This morning I read my Geography and Bacon for the last time
for a week or ten days, as the house is about to be turned topsy turvy for that time. Monsieur was moved from his Library and Study up into John’s sitting room. For his room was converted into a ball room. The pillars were put up to day as it was thought necessary to prop the house. Twelve of them were put up. And Madame set us all busily to work making wreaths. I also went to Georgetown in the carriage to day with Mary, myself to get some Money, a draft for which had been given me by Mrs. Clark1
when I set out. Mary went on some business for Madame. We stopped also at the Flower Warehouse where I gave some directions for John.2
We returned very soon after quite a pleasant ride although I am obliged to be amazingly cautious in my conduct towards her. The relatives I perceive watch me so closely now that I am always forced to keep a certain level. If in either too high or too low spirits for any time in her presence, it is set down immediately as a relapse. She has some alluring ways which are apt to make every man forget myself, but she is not what she was, and I have had too hard a trial to think of ever wishing to endure the same. George too, but fortunately (for indeed I cannot help thinking so) he is not with us, would be in a perfect fever and sickness if he was to imagine that she had encouraged me in the least as he would certainly.3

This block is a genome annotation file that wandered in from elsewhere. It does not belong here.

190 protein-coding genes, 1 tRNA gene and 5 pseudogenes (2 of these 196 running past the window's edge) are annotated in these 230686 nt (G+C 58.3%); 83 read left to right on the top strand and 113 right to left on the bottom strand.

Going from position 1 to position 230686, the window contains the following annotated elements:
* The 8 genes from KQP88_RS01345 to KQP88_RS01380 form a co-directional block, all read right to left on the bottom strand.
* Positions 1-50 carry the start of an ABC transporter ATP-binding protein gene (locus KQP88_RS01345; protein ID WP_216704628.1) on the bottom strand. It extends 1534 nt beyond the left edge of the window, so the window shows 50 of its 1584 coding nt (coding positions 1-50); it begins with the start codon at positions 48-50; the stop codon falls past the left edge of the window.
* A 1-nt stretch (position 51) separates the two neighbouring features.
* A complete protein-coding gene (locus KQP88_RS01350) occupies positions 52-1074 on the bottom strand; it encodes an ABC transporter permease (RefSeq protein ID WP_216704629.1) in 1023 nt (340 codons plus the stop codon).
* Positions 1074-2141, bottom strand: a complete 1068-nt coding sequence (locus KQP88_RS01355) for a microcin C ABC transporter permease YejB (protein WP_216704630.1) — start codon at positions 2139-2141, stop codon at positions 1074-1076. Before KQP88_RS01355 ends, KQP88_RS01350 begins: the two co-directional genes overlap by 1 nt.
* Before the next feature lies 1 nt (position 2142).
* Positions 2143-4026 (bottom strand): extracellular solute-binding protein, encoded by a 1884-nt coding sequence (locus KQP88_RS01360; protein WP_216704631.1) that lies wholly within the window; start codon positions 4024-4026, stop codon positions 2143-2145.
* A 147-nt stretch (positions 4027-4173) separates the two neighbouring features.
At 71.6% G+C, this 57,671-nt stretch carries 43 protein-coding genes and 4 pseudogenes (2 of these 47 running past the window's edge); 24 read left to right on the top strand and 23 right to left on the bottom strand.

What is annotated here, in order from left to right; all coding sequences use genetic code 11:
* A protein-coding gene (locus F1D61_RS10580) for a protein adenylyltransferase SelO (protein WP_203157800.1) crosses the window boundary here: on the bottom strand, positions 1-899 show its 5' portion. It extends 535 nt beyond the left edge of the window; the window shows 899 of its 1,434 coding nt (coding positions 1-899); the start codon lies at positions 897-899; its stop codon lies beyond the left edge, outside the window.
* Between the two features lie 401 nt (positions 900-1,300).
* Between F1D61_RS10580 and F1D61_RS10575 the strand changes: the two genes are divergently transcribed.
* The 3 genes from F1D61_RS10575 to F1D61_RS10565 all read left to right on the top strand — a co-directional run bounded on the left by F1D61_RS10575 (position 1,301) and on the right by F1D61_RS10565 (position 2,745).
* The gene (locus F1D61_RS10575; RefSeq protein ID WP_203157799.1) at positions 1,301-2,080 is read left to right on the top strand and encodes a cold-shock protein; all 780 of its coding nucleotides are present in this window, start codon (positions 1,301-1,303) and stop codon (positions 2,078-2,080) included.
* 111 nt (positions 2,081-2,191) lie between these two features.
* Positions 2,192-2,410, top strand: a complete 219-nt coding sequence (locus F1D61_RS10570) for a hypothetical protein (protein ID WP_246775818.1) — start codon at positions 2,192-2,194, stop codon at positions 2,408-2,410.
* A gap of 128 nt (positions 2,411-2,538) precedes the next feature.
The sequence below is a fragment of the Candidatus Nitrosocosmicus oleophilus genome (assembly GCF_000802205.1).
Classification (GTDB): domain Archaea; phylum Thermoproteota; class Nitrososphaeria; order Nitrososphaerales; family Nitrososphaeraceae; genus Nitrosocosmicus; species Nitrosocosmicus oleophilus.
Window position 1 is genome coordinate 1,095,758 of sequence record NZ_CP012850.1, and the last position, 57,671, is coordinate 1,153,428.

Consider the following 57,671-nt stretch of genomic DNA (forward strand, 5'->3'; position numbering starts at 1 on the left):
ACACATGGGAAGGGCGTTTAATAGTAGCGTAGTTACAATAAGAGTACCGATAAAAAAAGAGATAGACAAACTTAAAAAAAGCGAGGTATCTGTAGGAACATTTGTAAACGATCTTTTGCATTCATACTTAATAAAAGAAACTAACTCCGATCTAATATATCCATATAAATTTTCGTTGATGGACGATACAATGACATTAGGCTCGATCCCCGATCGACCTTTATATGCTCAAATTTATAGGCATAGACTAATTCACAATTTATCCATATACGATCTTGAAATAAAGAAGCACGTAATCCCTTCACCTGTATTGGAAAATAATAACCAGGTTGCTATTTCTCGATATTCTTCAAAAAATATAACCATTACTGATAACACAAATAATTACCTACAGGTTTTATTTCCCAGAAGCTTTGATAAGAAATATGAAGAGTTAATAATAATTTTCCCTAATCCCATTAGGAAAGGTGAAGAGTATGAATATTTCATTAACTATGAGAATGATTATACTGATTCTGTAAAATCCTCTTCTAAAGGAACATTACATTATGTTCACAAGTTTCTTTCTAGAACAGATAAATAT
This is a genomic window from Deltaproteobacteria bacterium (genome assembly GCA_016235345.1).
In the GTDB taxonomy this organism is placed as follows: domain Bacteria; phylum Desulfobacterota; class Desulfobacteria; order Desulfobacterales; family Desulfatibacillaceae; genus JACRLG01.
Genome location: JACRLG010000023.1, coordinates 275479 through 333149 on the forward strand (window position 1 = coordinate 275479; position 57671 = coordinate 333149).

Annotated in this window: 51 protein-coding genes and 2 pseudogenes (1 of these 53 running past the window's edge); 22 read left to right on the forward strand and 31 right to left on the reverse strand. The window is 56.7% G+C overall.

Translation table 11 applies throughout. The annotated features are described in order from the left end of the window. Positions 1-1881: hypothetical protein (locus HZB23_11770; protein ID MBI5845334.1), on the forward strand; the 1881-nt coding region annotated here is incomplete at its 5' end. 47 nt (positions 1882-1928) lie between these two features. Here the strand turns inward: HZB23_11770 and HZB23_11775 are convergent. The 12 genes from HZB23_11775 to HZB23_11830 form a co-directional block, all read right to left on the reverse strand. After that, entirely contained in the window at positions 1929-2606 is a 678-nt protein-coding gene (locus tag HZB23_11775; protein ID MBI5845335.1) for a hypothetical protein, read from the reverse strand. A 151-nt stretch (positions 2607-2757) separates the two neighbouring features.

Our connection however was long since thoroughly broken off and we have been mutually guarded ever since.4
Mr. Fuller came, and talked to me about invitations and the Lord knows what, all which I referred to Madame. Thus went the day.